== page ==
GCC sovereign Eurobond issuance expected to remain high in 2017
The Gulf Cooperation Council's (GCC) sovereign Eurobond issuance volumes will remain high in 2017, but below 2016's record levels.
Governments will seek to fund sizeable deficits at a time of strong investor demand, Moody's Investors Service said in a newly released report, Sovereigns–Gulf Cooperation Council: Fiscal Tightening Suggests 2017 Eurobond Issuance Will Fall Slightly From 2016; Credit Risks Are Longer-Term.
However, movements in the oil price and global interest rates, together with factors such as the extent of fiscal reform and funding strategies, will determine overall issuance needs, and the impact on sovereign credit profiles.
"The sharp oil price drop in 2015-16, coupled with the limited depth of domestic markets and a favourable global interest rate environment, underpinned record aggregate international debt issuance by GCC governments in 2016," said Steffen Dyck, a Moody's Senior Credit Officer and co-author of the report. In 2016, GCC governments raised a combined $38.9 billion through international bonds to become the largest type of issuer on the regional fixed-income market.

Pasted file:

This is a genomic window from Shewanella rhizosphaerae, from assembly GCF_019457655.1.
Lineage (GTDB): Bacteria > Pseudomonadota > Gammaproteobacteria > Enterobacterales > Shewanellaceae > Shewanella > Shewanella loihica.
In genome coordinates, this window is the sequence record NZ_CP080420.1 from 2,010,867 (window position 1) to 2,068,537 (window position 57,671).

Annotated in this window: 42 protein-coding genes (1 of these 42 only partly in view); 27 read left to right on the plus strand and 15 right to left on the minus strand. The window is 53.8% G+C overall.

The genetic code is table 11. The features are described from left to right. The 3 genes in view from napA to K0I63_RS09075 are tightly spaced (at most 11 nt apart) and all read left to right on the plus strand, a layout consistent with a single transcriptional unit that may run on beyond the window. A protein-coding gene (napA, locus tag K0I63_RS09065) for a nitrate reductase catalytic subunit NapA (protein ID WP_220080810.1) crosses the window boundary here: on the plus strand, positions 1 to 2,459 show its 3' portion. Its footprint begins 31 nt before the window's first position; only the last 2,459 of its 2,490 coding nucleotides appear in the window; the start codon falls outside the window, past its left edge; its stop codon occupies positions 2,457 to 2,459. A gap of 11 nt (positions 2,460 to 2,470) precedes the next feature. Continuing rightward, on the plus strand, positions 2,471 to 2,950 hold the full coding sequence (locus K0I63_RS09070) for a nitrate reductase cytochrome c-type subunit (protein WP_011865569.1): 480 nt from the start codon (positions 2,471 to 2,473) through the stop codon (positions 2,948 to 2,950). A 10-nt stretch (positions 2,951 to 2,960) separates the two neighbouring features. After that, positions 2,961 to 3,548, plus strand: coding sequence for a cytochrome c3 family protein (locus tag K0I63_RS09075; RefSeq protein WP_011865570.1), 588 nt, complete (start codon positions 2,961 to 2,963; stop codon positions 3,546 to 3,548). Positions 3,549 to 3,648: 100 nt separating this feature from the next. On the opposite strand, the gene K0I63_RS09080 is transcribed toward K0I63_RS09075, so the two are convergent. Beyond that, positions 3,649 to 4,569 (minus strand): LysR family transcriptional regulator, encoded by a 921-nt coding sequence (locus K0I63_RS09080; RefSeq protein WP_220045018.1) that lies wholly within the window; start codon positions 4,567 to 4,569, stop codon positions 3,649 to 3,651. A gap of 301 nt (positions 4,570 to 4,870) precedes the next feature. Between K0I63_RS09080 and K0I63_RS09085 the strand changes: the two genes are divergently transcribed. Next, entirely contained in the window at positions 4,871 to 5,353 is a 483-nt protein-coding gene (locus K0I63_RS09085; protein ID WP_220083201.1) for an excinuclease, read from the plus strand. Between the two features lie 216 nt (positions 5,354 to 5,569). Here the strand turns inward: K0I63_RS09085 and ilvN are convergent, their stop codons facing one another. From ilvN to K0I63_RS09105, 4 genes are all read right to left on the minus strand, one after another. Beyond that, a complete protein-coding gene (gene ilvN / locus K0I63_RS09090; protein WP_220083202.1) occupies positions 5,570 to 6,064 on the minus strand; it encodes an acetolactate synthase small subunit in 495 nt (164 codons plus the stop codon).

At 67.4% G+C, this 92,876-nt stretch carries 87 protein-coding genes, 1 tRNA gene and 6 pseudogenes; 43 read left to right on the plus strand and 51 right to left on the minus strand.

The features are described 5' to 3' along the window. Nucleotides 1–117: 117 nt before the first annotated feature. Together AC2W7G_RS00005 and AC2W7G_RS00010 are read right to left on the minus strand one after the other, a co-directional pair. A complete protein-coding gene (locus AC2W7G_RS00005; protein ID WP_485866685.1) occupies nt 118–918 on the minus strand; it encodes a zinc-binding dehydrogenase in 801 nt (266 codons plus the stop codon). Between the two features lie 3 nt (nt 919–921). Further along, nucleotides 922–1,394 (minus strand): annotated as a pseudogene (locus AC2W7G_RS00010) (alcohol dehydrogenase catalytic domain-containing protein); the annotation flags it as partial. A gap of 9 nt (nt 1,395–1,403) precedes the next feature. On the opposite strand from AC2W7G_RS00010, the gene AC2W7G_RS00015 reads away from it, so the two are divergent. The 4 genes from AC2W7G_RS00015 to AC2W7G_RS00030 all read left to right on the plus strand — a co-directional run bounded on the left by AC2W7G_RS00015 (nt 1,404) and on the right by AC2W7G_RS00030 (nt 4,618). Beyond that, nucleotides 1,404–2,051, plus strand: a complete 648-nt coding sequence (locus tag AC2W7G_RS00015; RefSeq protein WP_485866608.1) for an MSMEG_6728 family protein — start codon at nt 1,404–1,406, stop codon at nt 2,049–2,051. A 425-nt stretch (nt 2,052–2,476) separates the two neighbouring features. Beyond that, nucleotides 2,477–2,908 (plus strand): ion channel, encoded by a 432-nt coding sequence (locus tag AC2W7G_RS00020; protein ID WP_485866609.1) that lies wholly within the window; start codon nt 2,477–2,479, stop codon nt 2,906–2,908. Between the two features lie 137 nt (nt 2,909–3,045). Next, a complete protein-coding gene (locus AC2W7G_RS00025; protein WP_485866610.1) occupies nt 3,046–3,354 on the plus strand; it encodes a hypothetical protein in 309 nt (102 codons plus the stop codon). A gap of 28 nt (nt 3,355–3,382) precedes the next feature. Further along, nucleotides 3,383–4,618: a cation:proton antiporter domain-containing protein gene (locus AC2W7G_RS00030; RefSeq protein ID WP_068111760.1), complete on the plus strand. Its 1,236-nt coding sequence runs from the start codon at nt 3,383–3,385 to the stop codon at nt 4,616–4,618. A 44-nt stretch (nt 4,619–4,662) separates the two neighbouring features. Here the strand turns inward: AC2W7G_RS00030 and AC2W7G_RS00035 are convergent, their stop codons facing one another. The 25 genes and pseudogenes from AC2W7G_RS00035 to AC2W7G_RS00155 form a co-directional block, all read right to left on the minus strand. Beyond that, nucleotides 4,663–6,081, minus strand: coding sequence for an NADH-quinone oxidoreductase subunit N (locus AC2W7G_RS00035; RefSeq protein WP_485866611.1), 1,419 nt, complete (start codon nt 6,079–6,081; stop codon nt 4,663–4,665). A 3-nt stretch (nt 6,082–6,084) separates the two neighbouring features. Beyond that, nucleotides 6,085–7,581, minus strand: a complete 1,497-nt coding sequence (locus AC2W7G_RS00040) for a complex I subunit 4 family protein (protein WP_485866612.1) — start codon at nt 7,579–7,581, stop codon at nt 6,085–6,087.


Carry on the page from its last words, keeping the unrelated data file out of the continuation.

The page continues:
In 2017, Moody's anticipates around $32.5 billion of sovereign international bond issuance, representing about 21 per cent of the aggregate gross financing requirements for GCC sovereigns in 2017. Although Saudi Arabia, Kuwait and Oman will partly draw down on the government's sizeable sovereign assets, Moody's anticipates that favourable market conditions and the limited depth of many of the region's domestic financial systems mean that all GCC issuers, with the exception of Abu Dhabi, will head to the international market again in 2017.
International debt issuance by GCC governments has helped to stem declines in foreign exchange reserves in many countries, as well as the need to liquidate financial buffers. It also supported domestic liquidity.
Establishing a sovereign benchmark yield curve can facilitate international capital market access for non-sovereign issuers. Moody's expects these effects to largely prevail in 2017.
Moody's views the fact that most GCC sovereigns were able to access the international bond market in fiscally challenging times as a credit-positive. However, the financing of continued fiscal deficits will lead to weaker net asset positions or rising net debt.